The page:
HR professional advising clients

Should You Outsource HR or Keep it In-House?

Outsourcing works best for small and medium-sized businesses who don’t have their own HR departments. Given the current economic uncertainty, it may not be the right time to expand your management team. However, at such times, it’s crucially important that you have access to HR expertise.

Outsourcing your HR offers a flexible solution to match your needs and your budget. Contact us to arrange to discuss your HR needs on  07858089006 or email julie@consulthr.co.uk.

How a HR Service Can Ease Your Business Through This Pandemic 

Running a business during a global pandemic is a constant challenge but good HR makes sure you have a strong team to help. A specialist HR service supports your business with cost effective and flexible advice to get you back on track. 

HR experts like Consult HR can help you make the changes needed to navigate the post-Covid business world.  We have the experience you need to offer year-round support in key areas like employment law, redundancy and restructuring We also help you shape the management team you need to lead your business through this crisis.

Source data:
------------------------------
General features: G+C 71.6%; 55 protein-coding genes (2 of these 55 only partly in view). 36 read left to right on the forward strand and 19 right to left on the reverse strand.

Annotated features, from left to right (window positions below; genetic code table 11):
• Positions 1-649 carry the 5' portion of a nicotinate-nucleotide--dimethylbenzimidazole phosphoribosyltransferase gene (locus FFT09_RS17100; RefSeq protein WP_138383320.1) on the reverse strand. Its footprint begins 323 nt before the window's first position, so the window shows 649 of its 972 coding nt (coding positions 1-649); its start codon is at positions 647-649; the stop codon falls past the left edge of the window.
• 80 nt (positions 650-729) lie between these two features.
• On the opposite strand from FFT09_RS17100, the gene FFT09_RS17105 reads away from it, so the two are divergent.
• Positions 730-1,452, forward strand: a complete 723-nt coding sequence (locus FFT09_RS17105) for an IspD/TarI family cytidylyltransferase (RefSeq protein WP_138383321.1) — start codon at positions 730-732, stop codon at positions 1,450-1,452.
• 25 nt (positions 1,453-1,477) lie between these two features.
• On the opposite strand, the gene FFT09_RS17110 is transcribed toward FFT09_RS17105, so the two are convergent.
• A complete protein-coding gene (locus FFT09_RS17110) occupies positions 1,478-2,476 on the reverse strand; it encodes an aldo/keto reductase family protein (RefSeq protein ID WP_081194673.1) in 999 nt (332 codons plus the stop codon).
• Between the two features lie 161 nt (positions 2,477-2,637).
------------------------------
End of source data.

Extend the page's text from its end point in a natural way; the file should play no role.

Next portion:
Covid-19 and Company Staffing 

For businesses who need to streamline their staff, redundancies may have to be an option. The redundancy process can be a complex area and the procedures vary depending on the number of redundancies involved. 

Redundancies and Covid-19

You may need to reduce your staffing costs but don’t know how. We help businesses map out their options and guide business owners through the statutory procedures Let us take care of the legalities and provide you with the framework to streamline your business. We create plans to deal sensitively and supportively with staff, while providing on-site and offsite support, as needed. 

HR professional consulting

Restructuring During Covid-19